All I would suggest is to talk directly with your proposed surveyor before engaging him and possibly lobby the RICS to look at changing the system.

Michael Pemberton says:
29 March 2012

I am pleased that the initial post has sparked debate from both public and professionals alike. I do think that there can be a mismatch between what the public expect and what a surveyor can provide (hence the reason why I encourage clients to meet me at the property). This is the fault of both the public and all the property professionals involved in the house buying process. Specifically:-
1. The public is often quite ‘lazy’ in their approach to a house purchase preferring, often, to simply tick a box on a bank or building society form asking for a survey. Furthermore, many purchasers mistakingly believe (still!!! AAAAAHHH) that a valuation for mortgage purposes is a survey. IT IS NOT. DO NOT BUY A HOUSE ON THE BACK OF A VALUATION REPORT.
2. Don’t ask a solicitor, mortgage broker or lender for guidance on surveys. ASK A SURVEYOR. Most will be only too pleased to talk to you and explain what can be done. Asking a lender what sort of survey to have is like asking me whether your cat has a fur ball. I don’t know – I am not a vet!
3. Many lenders will charge you an arm and a leg for a valuation. The surveyor (in house or external) generally gets a fraction. The lender keeps the rest. If you want to embarrass the lender ask them how much of your money goes to the surveyor and how much the lender pockets – bet most won’t say.
4. Part of the reason that the mortgage valuation fee is so high is so that the cost uplift to a Homebuyers report is marginal. This keeps the survey fee in house and generates more money for the lender.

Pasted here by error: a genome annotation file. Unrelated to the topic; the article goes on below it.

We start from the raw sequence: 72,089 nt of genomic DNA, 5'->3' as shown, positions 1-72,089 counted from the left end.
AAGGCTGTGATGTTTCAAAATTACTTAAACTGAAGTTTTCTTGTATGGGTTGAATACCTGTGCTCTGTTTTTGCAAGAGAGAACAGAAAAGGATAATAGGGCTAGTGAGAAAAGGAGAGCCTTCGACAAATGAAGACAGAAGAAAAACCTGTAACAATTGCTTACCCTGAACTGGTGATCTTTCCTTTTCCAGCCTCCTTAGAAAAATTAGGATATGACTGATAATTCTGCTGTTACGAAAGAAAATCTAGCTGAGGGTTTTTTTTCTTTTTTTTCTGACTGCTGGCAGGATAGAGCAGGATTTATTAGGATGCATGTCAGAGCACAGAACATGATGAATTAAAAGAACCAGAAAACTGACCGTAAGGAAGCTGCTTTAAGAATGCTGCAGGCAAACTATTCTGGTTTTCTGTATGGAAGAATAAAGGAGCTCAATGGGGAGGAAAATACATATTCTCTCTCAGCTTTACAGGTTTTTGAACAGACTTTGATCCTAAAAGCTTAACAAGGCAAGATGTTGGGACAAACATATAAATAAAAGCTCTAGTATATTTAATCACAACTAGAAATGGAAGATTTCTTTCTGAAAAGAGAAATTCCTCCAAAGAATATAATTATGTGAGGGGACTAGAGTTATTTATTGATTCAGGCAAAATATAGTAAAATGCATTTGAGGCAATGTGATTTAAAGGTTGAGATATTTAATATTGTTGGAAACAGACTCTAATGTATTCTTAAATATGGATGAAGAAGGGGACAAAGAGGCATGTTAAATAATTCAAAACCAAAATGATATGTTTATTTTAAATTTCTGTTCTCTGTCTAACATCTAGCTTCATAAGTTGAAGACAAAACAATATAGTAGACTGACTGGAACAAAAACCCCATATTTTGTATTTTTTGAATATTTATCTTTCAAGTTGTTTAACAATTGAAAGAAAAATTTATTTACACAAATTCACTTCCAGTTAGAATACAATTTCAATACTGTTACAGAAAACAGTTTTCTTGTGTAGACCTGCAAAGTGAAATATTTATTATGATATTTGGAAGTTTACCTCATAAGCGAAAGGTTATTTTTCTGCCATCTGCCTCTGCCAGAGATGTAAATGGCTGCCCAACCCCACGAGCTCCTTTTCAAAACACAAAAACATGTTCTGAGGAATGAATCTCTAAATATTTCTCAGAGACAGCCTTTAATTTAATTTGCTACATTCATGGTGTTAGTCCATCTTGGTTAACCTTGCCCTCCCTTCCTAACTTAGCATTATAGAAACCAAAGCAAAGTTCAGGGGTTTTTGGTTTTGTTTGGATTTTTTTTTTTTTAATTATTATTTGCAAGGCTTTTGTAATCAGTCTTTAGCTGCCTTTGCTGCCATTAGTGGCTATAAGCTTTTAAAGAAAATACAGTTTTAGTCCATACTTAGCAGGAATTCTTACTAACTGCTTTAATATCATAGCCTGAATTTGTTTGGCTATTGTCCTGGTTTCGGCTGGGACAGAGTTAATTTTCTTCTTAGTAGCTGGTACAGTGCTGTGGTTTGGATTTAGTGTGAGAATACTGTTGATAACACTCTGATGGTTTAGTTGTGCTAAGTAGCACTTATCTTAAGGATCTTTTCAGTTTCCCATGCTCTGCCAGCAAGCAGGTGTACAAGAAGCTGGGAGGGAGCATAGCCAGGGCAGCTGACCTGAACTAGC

5. If anyone says you can have a Homebuyers report on a pre-victorian house or any house which has been significantly altered, extended or is in poor condition tell them they don’t know what they are talking about. The Practice Note from the RICS is quite clear on this matter.
6. It is appropriate in the context of a Homebuyers report to recommend further tests and investigations. The point of the Homebuyers report is to highlight (only) the risks.
7. If a Building survey recommends a damp or timber specialist to advise on what needs doing (as oppossed to quoting for work the surveyor specifically recommends), go back to the surveyor and question why they do not have the knowledge and experience to comment. YOU ARE PAYING FOR THIS ADVICE. You are not paying for someone to tell you that they don’t know what they are talking about!
8. Instruct an independent surveyor to undertake a Building survey. Ask for recommendations from the estate agent, your solicitor and friends/family. Don’t accept a recommendation from the estate agent you are buying from, alone. Some estate agents and surveyors have undisclosed financial arrangements (ILLEGAL AND AGAINST RICS RULES but there we are and don’t get me started on this) and others are subsiduary firms. Where is the independence? Is the surveyor under pressure to ‘go easy’? You’d like to think not….but check and double check. Ask for confirmation in writing from the surveyor. If you find that there is an undisclosed arrangement report them to the police, HMRC, the RICS.
9. Above all else, once you have spoken to the surveyor, chose the one who you feel has the most experience, best local knowledge and who is willing to talk to you. Ignore the price. You do get what you pay for. You may have to find an extra £200 or so but the average house price is c£163,000 (!) and the additional outlay represents a tiny fraction (in any event, the cost of a survey will, typically, represent less than 0.25% of the purchase price). Trust me, if the surveyor gets it wrong, you will be paying vastly more than £200 to either sue the surveyor or to repair the damage.
Sorry to rant but I feel quite passionate about this issue – sad I know but there we have it.

Sally says:
3 April 2012

We paid £600 for a HomeBuyers Report which failed to identify a massive rat infestaton which it transpired had affected our new house for years.